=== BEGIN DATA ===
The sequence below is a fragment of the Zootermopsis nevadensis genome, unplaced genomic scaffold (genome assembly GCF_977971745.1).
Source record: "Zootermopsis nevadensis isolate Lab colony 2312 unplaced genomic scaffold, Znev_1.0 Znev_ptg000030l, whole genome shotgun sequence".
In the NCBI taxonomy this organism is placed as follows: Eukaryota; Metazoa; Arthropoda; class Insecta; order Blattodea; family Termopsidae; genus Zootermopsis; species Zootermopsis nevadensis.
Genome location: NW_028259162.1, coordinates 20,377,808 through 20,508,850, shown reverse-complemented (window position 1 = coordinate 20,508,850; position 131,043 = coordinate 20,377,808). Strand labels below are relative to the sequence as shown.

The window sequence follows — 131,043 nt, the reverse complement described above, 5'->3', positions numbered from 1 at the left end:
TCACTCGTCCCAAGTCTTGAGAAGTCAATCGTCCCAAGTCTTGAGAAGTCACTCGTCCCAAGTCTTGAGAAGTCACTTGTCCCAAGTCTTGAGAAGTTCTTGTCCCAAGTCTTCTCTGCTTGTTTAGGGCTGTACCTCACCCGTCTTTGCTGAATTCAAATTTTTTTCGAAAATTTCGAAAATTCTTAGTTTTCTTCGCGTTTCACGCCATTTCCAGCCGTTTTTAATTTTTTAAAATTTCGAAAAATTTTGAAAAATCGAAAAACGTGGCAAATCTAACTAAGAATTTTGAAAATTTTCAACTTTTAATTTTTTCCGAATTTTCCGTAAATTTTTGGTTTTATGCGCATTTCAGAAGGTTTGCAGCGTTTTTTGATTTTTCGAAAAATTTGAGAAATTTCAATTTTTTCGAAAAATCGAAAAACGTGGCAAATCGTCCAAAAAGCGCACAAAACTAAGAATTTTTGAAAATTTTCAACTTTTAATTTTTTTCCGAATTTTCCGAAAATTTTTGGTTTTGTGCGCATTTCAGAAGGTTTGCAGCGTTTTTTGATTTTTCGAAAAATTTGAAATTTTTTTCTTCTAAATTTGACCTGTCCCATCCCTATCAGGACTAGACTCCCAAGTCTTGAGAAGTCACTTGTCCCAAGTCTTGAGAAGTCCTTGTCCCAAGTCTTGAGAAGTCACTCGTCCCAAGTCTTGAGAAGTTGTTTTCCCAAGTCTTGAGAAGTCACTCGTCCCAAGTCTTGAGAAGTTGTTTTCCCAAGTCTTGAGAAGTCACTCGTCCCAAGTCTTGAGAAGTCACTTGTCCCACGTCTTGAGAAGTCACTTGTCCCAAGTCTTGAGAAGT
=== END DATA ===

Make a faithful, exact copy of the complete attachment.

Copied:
The sequence below is a fragment of the Zootermopsis nevadensis genome, unplaced genomic scaffold (genome assembly GCF_977971745.1).
Source record: "Zootermopsis nevadensis isolate Lab colony 2312 unplaced genomic scaffold, Znev_1.0 Znev_ptg000030l, whole genome shotgun sequence".
In the NCBI taxonomy this organism is placed as follows: Eukaryota; Metazoa; Arthropoda; class Insecta; order Blattodea; family Termopsidae; genus Zootermopsis; species Zootermopsis nevadensis.
Genome location: NW_028259162.1, coordinates 20,377,808 through 20,508,850, shown reverse-complemented (window position 1 = coordinate 20,508,850; position 131,043 = coordinate 20,377,808). Strand labels below are relative to the sequence as shown.

The window sequence follows — 131,043 nt, the reverse complement described above, 5'->3', positions numbered from 1 at the left end:
TCACTCGTCCCAAGTCTTGAGAAGTCAATCGTCCCAAGTCTTGAGAAGTCACTCGTCCCAAGTCTTGAGAAGTCACTTGTCCCAAGTCTTGAGAAGTTCTTGTCCCAAGTCTTCTCTGCTTGTTTAGGGCTGTACCTCACCCGTCTTTGCTGAATTCAAATTTTTTTCGAAAATTTCGAAAATTCTTAGTTTTCTTCGCGTTTCACGCCATTTCCAGCCGTTTTTAATTTTTTAAAATTTCGAAAAATTTTGAAAAATCGAAAAACGTGGCAAATCTAACTAAGAATTTTGAAAATTTTCAACTTTTAATTTTTTCCGAATTTTCCGTAAATTTTTGGTTTTATGCGCATTTCAGAAGGTTTGCAGCGTTTTTTGATTTTTCGAAAAATTTGAGAAATTTCAATTTTTTCGAAAAATCGAAAAACGTGGCAAATCGTCCAAAAAGCGCACAAAACTAAGAATTTTTGAAAATTTTCAACTTTTAATTTTTTTCCGAATTTTCCGAAAATTTTTGGTTTTGTGCGCATTTCAGAAGGTTTGCAGCGTTTTTTGATTTTTCGAAAAATTTGAAATTTTTTTCTTCTAAATTTGACCTGTCCCATCCCTATCAGGACTAGACTCCCAAGTCTTGAGAAGTCACTTGTCCCAAGTCTTGAGAAGTCCTTGTCCCAAGTCTTGAGAAGTCACTCGTCCCAAGTCTTGAGAAGTTGTTTTCCCAAGTCTTGAGAAGTCACTCGTCCCAAGTCTTGAGAAGTTGTTTTCCCAAGTCTTGAGAAGTCACTCGTCCCAAGTCTTGAGAAGTCACTTGTCCCACGTCTTGAGAAGTCACTTGTCCCAAGTCTTGAGAAGT